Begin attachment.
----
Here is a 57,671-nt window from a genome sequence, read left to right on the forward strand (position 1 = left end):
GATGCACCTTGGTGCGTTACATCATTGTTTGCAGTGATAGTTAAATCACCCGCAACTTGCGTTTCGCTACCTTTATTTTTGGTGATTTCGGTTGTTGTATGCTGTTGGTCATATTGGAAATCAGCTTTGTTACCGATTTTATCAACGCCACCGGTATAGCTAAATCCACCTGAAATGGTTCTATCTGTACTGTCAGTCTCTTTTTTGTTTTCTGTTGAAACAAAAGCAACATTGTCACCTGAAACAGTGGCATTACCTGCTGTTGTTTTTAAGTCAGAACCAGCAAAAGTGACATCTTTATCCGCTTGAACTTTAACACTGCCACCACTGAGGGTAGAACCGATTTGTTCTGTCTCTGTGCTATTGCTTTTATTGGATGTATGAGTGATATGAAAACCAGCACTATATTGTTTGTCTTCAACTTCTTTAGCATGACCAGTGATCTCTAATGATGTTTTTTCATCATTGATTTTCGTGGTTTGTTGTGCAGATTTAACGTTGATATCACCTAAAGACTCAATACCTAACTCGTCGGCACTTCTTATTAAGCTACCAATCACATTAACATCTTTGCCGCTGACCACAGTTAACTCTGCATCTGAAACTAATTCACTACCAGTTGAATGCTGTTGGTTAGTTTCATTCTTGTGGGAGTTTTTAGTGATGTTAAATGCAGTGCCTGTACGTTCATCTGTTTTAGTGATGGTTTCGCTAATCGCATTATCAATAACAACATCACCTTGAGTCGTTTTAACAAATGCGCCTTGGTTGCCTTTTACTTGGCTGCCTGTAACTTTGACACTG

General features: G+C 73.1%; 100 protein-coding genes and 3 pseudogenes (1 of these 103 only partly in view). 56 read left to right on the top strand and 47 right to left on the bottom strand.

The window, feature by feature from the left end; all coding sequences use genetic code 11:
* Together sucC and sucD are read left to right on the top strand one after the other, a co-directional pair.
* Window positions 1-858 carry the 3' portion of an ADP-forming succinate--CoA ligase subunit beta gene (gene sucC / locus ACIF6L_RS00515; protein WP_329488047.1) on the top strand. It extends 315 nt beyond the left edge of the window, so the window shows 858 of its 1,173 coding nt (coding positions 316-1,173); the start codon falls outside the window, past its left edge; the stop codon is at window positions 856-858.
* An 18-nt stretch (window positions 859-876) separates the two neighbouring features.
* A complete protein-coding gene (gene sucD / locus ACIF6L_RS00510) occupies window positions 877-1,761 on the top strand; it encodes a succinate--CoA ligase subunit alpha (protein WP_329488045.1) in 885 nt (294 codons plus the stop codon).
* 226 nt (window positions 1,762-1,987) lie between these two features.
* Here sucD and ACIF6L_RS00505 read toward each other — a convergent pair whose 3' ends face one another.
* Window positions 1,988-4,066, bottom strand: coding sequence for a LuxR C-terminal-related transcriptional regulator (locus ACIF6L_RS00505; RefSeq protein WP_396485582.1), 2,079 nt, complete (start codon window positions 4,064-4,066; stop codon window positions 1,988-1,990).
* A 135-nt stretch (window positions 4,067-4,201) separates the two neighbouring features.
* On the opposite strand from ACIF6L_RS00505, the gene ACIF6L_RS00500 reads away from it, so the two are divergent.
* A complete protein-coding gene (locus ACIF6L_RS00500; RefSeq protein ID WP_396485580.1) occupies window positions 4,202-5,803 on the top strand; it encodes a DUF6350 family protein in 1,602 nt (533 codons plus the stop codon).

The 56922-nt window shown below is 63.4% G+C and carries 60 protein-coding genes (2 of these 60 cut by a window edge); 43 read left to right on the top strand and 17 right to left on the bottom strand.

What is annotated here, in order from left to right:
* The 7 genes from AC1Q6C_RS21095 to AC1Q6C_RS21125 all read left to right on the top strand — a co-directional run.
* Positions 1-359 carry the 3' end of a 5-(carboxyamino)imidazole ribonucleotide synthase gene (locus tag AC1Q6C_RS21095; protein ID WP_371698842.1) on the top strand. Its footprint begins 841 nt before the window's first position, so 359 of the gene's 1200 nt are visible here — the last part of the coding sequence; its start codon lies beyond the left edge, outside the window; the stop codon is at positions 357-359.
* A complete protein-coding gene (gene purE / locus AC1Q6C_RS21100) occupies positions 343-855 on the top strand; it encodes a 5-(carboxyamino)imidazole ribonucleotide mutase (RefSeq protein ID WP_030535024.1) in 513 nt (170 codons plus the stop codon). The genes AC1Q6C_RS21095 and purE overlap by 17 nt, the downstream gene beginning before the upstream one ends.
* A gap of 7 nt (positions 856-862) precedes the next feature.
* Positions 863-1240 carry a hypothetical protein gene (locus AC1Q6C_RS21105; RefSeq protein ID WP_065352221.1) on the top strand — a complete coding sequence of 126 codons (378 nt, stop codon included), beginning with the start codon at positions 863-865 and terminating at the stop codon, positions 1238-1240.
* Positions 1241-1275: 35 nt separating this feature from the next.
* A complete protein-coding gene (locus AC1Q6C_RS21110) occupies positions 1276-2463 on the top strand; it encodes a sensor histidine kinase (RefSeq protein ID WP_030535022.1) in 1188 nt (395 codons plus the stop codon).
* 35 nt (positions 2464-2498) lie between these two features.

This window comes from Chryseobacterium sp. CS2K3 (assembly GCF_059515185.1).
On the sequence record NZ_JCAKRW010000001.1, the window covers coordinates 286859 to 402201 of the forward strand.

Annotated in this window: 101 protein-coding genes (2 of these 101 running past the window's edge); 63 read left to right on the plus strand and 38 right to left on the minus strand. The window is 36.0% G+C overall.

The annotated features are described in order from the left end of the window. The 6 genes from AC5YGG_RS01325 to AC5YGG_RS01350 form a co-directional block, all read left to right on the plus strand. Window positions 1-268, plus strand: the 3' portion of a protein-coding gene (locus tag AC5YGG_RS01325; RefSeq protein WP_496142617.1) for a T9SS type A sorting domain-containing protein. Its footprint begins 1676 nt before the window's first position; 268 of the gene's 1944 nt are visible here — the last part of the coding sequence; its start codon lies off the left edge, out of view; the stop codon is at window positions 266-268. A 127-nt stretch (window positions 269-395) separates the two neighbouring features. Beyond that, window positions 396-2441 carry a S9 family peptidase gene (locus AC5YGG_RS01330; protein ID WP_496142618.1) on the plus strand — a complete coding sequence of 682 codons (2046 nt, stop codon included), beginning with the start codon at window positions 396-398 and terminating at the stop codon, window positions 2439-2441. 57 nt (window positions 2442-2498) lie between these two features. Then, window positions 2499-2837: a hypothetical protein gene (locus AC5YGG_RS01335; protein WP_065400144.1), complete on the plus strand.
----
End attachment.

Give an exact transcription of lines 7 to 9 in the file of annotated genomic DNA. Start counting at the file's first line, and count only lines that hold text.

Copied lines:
* An 18-nt stretch (window positions 859-876) separates the two neighbouring features.
* A complete protein-coding gene (gene sucD / locus ACIF6L_RS00510) occupies window positions 877-1,761 on the top strand; it encodes a succinate--CoA ligase subunit alpha (protein WP_329488045.1) in 885 nt (294 codons plus the stop codon).
* 226 nt (window positions 1,762-1,987) lie between these two features.